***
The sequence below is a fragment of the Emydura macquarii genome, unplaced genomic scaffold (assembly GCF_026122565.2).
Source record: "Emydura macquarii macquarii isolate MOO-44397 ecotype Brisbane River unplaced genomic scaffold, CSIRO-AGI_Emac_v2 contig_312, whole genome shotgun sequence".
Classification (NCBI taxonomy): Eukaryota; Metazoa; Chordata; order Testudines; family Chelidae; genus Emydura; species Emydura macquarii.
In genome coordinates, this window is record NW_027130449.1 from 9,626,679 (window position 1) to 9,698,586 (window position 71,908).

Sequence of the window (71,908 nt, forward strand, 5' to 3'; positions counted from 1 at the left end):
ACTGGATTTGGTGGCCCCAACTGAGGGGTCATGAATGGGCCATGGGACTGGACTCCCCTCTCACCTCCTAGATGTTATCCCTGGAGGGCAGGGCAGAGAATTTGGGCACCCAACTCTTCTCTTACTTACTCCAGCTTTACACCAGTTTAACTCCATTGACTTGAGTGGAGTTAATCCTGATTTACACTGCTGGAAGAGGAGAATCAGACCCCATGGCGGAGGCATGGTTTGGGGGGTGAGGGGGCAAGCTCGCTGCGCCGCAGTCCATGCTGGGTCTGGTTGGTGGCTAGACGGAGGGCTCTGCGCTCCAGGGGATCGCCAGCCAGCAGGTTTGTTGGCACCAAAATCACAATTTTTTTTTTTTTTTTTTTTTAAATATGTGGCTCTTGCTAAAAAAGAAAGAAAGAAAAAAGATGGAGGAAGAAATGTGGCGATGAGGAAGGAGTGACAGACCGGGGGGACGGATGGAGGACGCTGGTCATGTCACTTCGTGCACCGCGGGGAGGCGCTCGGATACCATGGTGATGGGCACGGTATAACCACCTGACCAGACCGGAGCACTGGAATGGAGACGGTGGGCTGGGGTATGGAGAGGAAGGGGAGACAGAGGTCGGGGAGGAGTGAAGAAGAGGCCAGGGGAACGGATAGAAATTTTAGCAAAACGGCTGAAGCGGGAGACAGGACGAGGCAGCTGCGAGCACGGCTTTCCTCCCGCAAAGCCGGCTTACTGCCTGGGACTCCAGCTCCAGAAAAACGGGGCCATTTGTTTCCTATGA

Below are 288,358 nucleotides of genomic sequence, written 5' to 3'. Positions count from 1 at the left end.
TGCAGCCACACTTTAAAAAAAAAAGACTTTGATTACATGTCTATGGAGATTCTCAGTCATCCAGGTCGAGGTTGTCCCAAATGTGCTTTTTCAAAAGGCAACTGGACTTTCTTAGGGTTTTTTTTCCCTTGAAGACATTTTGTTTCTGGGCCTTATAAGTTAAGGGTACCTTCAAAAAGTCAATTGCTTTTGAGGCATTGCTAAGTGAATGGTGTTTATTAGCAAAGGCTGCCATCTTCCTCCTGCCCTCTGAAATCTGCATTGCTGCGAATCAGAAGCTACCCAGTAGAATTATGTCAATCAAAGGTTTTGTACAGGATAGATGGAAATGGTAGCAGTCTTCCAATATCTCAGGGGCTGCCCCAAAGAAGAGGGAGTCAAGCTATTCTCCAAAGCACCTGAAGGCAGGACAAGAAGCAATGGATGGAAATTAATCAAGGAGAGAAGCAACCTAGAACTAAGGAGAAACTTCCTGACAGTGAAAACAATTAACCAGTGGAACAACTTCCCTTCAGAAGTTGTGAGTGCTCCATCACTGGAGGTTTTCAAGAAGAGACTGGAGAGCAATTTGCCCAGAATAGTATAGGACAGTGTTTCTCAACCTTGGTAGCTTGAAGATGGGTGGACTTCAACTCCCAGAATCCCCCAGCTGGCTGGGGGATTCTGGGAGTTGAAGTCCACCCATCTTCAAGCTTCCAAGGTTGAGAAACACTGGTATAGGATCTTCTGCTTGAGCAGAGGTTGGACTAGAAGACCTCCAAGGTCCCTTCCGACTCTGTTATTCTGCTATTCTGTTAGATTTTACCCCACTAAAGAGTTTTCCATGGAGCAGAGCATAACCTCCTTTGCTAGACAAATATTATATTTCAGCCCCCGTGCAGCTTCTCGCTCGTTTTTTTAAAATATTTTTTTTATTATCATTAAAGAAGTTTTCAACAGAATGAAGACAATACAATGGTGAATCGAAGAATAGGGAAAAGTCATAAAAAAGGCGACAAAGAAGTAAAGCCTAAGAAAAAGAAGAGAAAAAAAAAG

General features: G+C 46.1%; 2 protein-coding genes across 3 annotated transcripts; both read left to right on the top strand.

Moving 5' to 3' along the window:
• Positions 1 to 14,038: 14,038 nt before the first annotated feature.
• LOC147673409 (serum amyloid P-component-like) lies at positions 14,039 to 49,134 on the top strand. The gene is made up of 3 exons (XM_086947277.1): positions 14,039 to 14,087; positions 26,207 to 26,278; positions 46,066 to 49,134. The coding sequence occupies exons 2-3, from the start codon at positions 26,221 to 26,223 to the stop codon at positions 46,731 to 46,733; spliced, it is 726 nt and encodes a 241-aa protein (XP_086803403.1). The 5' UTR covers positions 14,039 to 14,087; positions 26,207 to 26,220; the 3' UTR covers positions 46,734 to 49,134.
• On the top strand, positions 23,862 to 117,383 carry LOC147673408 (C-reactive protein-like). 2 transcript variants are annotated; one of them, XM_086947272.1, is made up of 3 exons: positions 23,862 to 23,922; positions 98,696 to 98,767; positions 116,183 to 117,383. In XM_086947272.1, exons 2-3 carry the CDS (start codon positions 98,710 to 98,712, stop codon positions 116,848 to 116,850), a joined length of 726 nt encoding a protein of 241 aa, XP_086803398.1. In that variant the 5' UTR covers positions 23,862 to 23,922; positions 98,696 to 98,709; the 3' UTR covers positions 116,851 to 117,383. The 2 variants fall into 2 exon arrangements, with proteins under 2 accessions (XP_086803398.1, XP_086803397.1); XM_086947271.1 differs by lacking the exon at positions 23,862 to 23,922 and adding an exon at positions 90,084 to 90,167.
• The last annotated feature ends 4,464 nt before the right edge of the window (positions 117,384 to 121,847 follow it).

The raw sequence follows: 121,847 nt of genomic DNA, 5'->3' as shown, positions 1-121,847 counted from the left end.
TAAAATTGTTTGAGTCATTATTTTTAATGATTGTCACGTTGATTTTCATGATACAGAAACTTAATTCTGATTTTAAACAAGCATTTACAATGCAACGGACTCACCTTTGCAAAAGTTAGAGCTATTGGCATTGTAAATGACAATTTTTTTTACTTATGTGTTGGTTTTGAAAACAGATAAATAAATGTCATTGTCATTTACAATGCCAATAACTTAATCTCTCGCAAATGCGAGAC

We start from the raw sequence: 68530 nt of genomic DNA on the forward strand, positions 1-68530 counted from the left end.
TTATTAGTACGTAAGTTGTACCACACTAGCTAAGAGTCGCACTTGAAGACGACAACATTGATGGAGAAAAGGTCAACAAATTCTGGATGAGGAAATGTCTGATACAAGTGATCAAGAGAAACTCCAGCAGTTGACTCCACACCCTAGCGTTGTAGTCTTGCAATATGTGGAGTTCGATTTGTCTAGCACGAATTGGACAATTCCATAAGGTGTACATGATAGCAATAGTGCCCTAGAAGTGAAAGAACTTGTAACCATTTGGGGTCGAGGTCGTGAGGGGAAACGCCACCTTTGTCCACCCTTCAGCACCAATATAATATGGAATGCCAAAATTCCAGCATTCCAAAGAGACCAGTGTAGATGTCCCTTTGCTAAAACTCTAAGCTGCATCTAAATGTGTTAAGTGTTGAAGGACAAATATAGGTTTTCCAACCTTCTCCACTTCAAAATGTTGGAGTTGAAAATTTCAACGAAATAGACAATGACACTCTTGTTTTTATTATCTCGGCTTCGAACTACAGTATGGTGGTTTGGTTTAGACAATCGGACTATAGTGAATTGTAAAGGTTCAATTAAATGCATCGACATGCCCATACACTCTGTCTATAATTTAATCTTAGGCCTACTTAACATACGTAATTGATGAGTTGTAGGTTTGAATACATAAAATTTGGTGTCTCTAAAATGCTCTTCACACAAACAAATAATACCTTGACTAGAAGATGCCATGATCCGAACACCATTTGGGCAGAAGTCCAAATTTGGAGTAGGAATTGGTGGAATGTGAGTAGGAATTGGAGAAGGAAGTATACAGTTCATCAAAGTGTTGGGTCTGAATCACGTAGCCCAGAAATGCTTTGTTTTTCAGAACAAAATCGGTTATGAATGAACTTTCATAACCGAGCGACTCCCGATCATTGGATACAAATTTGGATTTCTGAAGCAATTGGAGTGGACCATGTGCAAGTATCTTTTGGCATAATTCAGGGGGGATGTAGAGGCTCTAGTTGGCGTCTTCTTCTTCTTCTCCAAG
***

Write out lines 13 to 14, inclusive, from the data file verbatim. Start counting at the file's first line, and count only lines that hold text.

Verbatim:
• On the top strand, positions 23,862 to 117,383 carry LOC147673408 (C-reactive protein-like). 2 transcript variants are annotated; one of them, XM_086947272.1, is made up of 3 exons: positions 23,862 to 23,922; positions 98,696 to 98,767; positions 116,183 to 117,383. In XM_086947272.1, exons 2-3 carry the CDS (start codon positions 98,710 to 98,712, stop codon positions 116,848 to 116,850), a joined length of 726 nt encoding a protein of 241 aa, XP_086803398.1. In that variant the 5' UTR covers positions 23,862 to 23,922; positions 98,696 to 98,709; the 3' UTR covers positions 116,851 to 117,383. The 2 variants fall into 2 exon arrangements, with proteins under 2 accessions (XP_086803398.1, XP_086803397.1); XM_086947271.1 differs by lacking the exon at positions 23,862 to 23,922 and adding an exon at positions 90,084 to 90,167.
• The last annotated feature ends 4,464 nt before the right edge of the window (positions 117,384 to 121,847 follow it).